Most patients state that these symptoms are mild to moderate, and that the use of NSAIDS and even corticosteroids can reduce the effects. Some doctors may also recommend that patients receive a pre-treatment with anti-histamines or NSAIDS in order to reduce the occurrence of side effects.

Since IVIG is not a single formulation, patients can find that one manufacturer’s product produces less side effects than another. This will often be due to different additives to the infusion that may boost the impact that the treatment has on patients, but it can also lead to adverse reactions. Consulting with a doctor or pharmacist regarding the best formulation will also uncover if there are any additives that should be avoided. This will most frequently include:

  • Sodium
  • Sugars
  • Latex

The overall antibody content of different formulations will also vary and can cause reactions, although these differences in therapy are more likely related to the condition which is being addressed.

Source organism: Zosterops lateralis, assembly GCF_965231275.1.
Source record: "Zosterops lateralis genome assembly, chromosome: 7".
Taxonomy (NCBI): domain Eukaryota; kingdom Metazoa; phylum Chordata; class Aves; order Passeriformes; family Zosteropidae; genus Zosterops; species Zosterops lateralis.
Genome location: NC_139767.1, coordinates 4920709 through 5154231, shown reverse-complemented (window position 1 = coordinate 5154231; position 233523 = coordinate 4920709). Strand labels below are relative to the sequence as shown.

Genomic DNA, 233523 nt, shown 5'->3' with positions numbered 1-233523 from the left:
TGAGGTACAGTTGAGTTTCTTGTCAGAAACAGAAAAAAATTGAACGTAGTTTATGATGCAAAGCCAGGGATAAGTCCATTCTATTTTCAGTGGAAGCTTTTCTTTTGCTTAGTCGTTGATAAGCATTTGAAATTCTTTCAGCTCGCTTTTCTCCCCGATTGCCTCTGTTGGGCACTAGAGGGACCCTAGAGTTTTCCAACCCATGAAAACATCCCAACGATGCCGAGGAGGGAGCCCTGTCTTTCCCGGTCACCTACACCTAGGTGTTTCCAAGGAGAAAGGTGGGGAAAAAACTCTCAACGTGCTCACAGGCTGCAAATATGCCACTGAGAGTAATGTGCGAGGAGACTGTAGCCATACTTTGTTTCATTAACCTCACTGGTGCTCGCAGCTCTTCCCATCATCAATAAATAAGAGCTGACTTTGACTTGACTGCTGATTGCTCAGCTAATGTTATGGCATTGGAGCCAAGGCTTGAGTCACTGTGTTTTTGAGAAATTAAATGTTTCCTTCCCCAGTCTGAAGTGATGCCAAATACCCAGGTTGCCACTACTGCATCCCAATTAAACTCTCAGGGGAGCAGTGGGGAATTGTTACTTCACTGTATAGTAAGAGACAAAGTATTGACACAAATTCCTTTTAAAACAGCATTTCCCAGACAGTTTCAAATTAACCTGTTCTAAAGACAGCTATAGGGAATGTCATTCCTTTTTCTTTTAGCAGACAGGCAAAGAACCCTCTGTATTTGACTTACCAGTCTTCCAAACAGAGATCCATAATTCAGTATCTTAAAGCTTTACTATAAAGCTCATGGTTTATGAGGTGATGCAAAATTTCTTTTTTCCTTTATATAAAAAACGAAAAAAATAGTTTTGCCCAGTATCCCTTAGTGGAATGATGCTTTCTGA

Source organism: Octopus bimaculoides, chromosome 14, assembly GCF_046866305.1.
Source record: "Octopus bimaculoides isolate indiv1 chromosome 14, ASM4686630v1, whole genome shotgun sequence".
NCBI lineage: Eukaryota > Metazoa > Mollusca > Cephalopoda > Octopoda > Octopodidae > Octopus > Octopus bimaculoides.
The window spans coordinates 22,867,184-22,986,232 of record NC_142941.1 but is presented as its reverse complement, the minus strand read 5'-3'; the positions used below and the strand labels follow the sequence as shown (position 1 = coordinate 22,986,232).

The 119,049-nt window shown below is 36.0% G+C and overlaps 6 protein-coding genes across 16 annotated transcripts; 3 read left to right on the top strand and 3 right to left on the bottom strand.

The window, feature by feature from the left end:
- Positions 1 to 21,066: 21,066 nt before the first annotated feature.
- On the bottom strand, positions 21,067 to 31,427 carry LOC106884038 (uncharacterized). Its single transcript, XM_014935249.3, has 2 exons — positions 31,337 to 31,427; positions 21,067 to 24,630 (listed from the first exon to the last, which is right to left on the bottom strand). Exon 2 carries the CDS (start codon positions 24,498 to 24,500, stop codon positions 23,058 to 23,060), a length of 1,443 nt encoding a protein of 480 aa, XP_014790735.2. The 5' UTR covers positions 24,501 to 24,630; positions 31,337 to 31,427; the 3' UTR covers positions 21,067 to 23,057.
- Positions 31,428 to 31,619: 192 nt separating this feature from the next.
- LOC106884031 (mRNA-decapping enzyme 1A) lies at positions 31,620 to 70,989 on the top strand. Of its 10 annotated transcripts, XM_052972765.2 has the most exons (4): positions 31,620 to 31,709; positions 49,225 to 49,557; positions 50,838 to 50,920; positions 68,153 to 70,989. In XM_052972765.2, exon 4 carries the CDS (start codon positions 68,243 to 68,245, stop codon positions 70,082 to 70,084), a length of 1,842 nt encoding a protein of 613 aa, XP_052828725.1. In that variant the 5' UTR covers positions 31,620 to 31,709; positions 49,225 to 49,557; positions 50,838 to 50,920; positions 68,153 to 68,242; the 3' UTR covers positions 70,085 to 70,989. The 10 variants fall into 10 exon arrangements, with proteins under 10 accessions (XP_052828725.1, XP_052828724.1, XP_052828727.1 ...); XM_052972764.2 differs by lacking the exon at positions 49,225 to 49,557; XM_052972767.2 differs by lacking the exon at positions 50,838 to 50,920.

Risks and Dangers with IVIG

Some patients may not be able to undergo IVIG therapy, even if they have a condition which may indicate necessity. This can be an allergic reaction that is specific to certain immunoglobulin deficiencies. Warning signs that may indicate a possible danger include:

  • High fevers – this can indicate the presence of a severe infection
  • Chest pains – this may be accompanied by trouble breathing and can indicate possible damage to the heart and lungs
  • Dark urine – this can indicate damage to the kidney or liver, and can be especially serious if it is accompanied by yellowing to the skin and whites of the eyes